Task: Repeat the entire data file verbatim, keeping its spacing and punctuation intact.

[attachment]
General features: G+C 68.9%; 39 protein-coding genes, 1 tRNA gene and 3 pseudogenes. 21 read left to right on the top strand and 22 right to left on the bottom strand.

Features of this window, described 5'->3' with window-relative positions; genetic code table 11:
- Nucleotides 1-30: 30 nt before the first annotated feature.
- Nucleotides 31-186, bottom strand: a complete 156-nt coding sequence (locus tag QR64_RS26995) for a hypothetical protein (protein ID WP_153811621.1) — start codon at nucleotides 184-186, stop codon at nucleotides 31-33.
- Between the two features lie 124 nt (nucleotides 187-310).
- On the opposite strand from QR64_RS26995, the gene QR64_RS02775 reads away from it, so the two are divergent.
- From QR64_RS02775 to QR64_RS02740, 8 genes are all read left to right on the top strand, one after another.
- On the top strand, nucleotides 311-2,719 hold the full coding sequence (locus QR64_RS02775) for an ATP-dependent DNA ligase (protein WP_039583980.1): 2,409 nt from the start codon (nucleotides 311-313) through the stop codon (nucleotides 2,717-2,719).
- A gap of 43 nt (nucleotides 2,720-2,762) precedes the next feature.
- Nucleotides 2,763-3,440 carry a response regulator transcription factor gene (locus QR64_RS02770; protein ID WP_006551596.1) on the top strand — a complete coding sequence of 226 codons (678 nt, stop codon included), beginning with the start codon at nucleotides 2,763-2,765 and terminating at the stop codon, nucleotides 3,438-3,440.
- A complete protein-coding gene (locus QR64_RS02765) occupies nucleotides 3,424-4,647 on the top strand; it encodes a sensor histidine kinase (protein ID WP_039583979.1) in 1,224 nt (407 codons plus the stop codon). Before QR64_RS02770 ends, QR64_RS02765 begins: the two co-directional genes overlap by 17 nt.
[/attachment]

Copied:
General features: G+C 68.9%; 39 protein-coding genes, 1 tRNA gene and 3 pseudogenes. 21 read left to right on the top strand and 22 right to left on the bottom strand.

Features of this window, described 5'->3' with window-relative positions; genetic code table 11:
- Nucleotides 1-30: 30 nt before the first annotated feature.
- Nucleotides 31-186, bottom strand: a complete 156-nt coding sequence (locus tag QR64_RS26995) for a hypothetical protein (protein ID WP_153811621.1) — start codon at nucleotides 184-186, stop codon at nucleotides 31-33.
- Between the two features lie 124 nt (nucleotides 187-310).
- On the opposite strand from QR64_RS26995, the gene QR64_RS02775 reads away from it, so the two are divergent.
- From QR64_RS02775 to QR64_RS02740, 8 genes are all read left to right on the top strand, one after another.
- On the top strand, nucleotides 311-2,719 hold the full coding sequence (locus QR64_RS02775) for an ATP-dependent DNA ligase (protein WP_039583980.1): 2,409 nt from the start codon (nucleotides 311-313) through the stop codon (nucleotides 2,717-2,719).
- A gap of 43 nt (nucleotides 2,720-2,762) precedes the next feature.
- Nucleotides 2,763-3,440 carry a response regulator transcription factor gene (locus QR64_RS02770; protein ID WP_006551596.1) on the top strand — a complete coding sequence of 226 codons (678 nt, stop codon included), beginning with the start codon at nucleotides 2,763-2,765 and terminating at the stop codon, nucleotides 3,438-3,440.
- A complete protein-coding gene (locus QR64_RS02765) occupies nucleotides 3,424-4,647 on the top strand; it encodes a sensor histidine kinase (protein ID WP_039583979.1) in 1,224 nt (407 codons plus the stop codon). Before QR64_RS02770 ends, QR64_RS02765 begins: the two co-directional genes overlap by 17 nt.